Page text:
Each Olympic athlete dressed in the stars and stripes will be representing the United States, but more of them will be hailing from California than any other state.
With 150 athletes from California competing at the Tokyo games this summer, the state represents 18% of Team USA.
All told, the United States is sending a team of 821 athletes to compete in the Olympic and Paralympic games. Every state except North Dakota and Wyoming is sending at least one athlete to represent the country, including Washington, D.C. and Puerto Rico.
Florida comes second to California with a total of 64 athletes, followed by New York and Colorado, each with 41.
USC says 66 of its past, current and future students are among those competing in Tokyo. That’s more than any other college nationwide and the Trojan’s most ever for a single Olympics, the school said.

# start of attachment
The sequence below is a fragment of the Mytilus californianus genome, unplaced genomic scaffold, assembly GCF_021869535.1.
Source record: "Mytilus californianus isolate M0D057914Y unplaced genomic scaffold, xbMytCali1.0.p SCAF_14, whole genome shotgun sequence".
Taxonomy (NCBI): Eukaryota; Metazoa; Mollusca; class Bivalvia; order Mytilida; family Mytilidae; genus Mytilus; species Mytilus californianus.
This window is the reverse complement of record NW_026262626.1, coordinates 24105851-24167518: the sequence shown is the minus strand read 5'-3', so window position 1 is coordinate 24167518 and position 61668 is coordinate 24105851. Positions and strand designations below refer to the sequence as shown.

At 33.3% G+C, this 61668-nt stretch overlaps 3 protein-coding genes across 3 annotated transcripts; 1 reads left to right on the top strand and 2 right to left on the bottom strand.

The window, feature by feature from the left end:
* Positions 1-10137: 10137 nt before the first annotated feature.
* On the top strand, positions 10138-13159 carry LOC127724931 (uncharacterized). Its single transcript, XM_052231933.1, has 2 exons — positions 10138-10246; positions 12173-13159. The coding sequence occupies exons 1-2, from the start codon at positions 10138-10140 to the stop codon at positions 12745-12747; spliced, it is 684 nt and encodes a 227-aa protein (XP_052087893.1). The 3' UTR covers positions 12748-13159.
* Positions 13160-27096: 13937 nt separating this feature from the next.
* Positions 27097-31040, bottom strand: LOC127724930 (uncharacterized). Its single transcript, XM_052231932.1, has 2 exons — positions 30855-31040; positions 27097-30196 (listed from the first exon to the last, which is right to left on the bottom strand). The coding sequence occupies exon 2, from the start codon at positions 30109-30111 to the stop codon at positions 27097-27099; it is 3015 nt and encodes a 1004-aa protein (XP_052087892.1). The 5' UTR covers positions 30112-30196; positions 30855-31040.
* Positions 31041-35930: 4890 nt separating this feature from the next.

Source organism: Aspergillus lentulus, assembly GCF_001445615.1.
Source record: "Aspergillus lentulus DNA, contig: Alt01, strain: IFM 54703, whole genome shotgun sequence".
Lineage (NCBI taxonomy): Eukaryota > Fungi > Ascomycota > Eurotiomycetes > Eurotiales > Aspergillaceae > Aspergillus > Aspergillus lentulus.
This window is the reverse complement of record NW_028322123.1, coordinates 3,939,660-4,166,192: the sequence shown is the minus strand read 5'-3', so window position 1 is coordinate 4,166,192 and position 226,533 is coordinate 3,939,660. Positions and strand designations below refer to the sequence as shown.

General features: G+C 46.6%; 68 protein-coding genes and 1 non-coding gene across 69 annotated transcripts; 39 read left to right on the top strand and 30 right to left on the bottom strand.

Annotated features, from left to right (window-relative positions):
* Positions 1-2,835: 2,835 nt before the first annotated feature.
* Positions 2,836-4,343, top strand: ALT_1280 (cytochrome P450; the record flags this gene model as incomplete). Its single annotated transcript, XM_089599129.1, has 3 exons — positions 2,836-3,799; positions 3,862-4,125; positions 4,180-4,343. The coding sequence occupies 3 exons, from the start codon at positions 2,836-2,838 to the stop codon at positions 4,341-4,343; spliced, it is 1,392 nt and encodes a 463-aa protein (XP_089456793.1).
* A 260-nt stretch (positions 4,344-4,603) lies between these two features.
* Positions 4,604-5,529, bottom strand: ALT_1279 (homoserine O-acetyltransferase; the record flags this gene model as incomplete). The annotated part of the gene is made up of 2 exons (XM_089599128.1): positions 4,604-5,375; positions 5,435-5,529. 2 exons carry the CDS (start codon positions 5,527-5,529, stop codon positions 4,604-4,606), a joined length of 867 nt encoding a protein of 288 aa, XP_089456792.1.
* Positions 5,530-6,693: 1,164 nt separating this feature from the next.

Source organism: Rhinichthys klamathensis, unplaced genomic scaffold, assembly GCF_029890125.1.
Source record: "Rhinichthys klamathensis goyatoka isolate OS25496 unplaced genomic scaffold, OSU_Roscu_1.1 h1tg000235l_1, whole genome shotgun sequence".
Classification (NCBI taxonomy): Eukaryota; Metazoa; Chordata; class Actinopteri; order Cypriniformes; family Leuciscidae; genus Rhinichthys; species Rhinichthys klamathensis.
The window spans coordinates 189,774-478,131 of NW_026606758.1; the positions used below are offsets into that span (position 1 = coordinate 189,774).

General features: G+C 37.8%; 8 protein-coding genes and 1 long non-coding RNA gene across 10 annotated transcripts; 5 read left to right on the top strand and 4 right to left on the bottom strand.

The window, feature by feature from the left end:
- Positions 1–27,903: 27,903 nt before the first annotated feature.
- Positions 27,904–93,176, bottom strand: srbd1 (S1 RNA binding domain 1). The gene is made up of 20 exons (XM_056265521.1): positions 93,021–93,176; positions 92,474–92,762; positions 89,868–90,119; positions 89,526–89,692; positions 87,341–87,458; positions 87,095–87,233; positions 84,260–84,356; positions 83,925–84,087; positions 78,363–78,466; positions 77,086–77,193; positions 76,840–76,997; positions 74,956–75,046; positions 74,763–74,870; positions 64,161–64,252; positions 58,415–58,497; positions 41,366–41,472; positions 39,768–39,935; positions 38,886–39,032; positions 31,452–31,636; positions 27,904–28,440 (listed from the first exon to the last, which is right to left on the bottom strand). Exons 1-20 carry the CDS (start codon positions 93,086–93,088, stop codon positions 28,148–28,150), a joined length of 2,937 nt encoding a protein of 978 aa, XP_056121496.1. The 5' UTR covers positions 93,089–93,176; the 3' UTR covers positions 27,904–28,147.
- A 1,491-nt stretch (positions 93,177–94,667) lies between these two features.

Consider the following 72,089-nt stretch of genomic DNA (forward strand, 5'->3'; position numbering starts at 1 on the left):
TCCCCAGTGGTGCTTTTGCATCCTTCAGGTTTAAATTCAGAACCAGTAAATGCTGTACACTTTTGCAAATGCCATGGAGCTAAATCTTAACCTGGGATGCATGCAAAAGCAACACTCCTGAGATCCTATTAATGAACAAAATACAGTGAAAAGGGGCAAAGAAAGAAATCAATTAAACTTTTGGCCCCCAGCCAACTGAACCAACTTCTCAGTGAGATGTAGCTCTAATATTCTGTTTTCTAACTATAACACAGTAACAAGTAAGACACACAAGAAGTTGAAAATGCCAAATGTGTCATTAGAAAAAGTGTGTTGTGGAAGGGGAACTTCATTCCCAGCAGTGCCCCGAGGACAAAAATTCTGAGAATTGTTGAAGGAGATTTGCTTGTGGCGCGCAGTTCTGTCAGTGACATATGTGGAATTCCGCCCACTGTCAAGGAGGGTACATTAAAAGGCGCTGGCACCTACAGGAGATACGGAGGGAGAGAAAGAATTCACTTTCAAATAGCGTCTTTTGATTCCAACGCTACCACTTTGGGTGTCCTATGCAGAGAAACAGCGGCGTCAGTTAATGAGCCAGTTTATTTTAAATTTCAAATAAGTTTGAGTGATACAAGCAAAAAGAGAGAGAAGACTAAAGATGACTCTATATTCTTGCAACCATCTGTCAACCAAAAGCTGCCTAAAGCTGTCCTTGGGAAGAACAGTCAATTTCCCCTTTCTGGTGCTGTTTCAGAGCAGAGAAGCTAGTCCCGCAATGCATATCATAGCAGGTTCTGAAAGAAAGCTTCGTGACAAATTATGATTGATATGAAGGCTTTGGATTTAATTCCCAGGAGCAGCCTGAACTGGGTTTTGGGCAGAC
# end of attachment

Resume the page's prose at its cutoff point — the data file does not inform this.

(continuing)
California also has the nation’s highest population, and on a per-capita basis the state doesn’t fare as well.
Hawaiians are going for the gold at a higher rate than any other state. Hawaii is only sending 11 total athletes, but the state is sending 7.56 athletes per million residents, with heavy representation in surfing and volleyball.
That narrowly beats out Colorado and the District of Columbia, each is sending seven in a million to the games, roughly twice the rate at which Californians are earning a trip to Tokyo, 3.75 per million residents.
The athletes California is sending include 24 water polo players, 21 members of the track and field teams, 13 cyclists, 10 swimmers and 10 softball players.
A handful of states will pin their hopes on a single representative. Arkansas, for instance, will send just one of the state’s three million residents to the games. That’s similar to rates in Puerto Rico, Idaho and West Virginia, each with a lone athlete.
The summer games — postponed last year in the throes of the global pandemic — will officially open July 23. An estimated 11,360 athletes will take part.
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